Post a clear title like ‘Need help preparing PTSD claim’ or “VA med center won’t schedule my surgery”instead of ‘I have a question.
Knowledgeable people who don’t have time to read all posts may skip yours if your need isn’t clear in the title.
I don’t read all posts every login and will gravitate towards those I have more info on.
Use paragraphs instead of one massive, rambling introduction or story.
Again – You want to make it easy for others to help. If your question is buried in a monster paragraph, there are fewer who will investigate to dig it out.
Post straightforward questions and then post background information.
Question A. I was previously denied for apnea – Should I refile a claim?
Adding Background information in your post will help members understand what information you are looking for so they can assist you in finding it.
Rephrase the question: I was diagnosed with apnea in service and received a CPAP machine, but the claim was denied in 2008. Should I refile?
Question B. I may have PTSD- how can I be sure?
See how the details below give us a better understanding of what you’re claiming.
Rephrase the question: I was involved in a traumatic incident on base in 1974 and have had nightmares ever since, but I did not go to mental health while enlisted. How can I get help?
This gives members a starting point to ask clarifying questions like “Can you post the Reasons for Denial of your claim?”
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Most Common VA Disabilities Claimed for Compensation:
You’ve just been rated 100% disabled by the Veterans Affairs. After the excitement of finally having the rating you deserve wears off, you start asking questions. One of the first questions that you might ask is this: It’s a legitimate question – rare is the Veteran that finds themselves sitting on the couch eating bon-bons …Continue reading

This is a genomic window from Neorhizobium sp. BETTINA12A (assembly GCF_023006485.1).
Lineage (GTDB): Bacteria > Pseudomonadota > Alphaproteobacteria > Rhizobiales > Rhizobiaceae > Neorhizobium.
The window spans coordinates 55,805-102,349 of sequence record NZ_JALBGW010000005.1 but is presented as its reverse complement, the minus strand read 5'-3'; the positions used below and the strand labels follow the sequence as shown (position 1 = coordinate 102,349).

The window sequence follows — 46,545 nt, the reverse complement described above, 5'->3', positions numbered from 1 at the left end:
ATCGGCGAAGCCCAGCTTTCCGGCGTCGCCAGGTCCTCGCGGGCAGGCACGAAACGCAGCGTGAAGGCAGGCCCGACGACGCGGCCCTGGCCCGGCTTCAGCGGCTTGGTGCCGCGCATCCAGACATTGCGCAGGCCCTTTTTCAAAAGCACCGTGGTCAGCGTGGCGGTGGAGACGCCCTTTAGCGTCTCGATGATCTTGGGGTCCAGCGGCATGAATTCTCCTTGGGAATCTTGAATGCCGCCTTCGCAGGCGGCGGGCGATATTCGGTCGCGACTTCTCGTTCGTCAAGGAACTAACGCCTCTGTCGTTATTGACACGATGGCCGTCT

I had a mental exam for SSDI yesterday with the primary complaint being Generalized Anxiety Disorder and depression. The psychologist and I had a wide ranging conversation and I don't think she got in all the canned questions Social Security has on their forms.
As a result, she talked like she thought I was "over stressed" and had a "bruised ego from rejection" (jobs I lost or were downsized from) and so forth.
The SSDI claim has several medical conditions along with the GAD, and I have a physical exam next month.
What are the implications of Consultative Exams? Would they give more weight to the person who talks with you for an hour than say, a letter from Dr. Bash after he examined me and reviewed over 1,000 pages of my medical records? Dr. Bash's letter points out that I'm over 60 years old -- apparently because age is a factor Social Security considers when you come close but do not fully meet their disability guidelines for a given condition.
If she "diagnoses" stress and anger issues for Social Security, would that potentially cause a reversal of my GAD rating from the VA if I include SSDI as part of a TDIU claim?
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Snake Eyes 3 posts
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Mikemmlj 1 post
Sep 25 2014
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Sep 23 2014
At age 55, SSDI is less stringent on the disability rules. You are wise to pursue SSDI, rather than waiting for retirement age, as you get the full rate now and can pickup Medicare in 2 yrs. I'm sure
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